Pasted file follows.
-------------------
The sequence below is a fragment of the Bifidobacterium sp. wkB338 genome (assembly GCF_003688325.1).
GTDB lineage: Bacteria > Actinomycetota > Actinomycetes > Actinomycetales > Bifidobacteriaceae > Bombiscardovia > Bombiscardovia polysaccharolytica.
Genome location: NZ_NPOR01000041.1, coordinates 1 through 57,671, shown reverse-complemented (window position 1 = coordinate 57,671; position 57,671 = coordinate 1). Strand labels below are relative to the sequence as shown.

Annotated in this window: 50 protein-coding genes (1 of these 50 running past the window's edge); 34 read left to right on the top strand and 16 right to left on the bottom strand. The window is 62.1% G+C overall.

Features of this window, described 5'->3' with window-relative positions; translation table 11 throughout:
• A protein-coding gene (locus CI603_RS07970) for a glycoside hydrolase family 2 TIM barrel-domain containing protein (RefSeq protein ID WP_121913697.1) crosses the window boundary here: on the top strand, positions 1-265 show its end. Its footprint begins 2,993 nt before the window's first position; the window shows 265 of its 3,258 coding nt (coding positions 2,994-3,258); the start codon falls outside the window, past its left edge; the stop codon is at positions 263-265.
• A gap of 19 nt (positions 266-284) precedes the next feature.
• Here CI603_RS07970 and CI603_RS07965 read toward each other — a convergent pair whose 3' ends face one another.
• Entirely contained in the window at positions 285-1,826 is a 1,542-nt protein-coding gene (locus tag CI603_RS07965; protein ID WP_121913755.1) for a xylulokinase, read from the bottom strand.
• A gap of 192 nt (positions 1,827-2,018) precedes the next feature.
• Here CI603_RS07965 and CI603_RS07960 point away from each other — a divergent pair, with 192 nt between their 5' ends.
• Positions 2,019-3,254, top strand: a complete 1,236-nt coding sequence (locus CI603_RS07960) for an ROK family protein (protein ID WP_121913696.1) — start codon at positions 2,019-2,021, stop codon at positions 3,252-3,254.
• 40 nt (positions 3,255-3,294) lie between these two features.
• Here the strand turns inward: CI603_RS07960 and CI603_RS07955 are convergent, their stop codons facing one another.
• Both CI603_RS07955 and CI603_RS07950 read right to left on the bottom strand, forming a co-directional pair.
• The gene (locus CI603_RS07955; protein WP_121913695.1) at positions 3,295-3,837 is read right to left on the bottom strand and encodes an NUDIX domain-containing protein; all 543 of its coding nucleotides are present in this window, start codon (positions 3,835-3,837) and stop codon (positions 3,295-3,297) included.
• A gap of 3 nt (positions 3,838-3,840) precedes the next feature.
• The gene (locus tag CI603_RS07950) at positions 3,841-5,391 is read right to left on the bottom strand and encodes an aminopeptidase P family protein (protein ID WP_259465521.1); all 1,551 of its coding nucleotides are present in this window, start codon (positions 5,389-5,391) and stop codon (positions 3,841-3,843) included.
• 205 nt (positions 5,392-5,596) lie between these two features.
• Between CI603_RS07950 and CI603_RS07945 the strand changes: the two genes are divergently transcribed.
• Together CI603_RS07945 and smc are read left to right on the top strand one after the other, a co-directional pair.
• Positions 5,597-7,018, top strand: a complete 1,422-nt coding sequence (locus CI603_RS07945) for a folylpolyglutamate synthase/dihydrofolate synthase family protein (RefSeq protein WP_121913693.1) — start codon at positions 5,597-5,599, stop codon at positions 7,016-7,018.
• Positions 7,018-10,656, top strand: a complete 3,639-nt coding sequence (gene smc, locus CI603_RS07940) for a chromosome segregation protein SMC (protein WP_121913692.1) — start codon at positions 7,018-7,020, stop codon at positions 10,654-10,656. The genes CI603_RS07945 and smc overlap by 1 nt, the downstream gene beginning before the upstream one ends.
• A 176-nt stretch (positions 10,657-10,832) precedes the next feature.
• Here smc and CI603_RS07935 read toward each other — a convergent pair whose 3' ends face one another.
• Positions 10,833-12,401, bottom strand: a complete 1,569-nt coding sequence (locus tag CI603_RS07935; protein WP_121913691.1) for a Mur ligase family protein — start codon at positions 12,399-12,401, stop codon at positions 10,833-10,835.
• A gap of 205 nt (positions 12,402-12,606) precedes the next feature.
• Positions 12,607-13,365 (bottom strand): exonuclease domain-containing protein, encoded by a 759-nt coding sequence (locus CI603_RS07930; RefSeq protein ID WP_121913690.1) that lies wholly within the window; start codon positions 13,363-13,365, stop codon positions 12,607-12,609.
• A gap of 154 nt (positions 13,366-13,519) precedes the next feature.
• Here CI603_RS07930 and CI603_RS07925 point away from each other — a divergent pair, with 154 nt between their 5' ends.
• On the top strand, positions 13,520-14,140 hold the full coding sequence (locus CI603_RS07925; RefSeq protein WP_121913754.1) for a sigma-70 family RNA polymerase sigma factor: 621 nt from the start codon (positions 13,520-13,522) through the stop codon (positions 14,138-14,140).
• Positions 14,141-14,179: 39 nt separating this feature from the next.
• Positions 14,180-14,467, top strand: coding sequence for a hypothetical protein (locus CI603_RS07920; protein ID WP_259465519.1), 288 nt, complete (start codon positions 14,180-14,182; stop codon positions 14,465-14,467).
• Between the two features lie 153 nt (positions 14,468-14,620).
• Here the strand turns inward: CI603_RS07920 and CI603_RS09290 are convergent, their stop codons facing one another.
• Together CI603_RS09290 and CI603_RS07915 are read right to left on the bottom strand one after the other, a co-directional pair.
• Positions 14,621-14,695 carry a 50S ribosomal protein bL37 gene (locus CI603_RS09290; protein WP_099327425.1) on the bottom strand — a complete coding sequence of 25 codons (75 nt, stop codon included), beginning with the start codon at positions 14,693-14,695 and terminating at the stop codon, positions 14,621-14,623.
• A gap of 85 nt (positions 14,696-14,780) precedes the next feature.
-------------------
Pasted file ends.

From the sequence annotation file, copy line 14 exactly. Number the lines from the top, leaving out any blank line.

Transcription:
• Here the strand turns inward: CI603_RS07960 and CI603_RS07955 are convergent, their stop codons facing one another.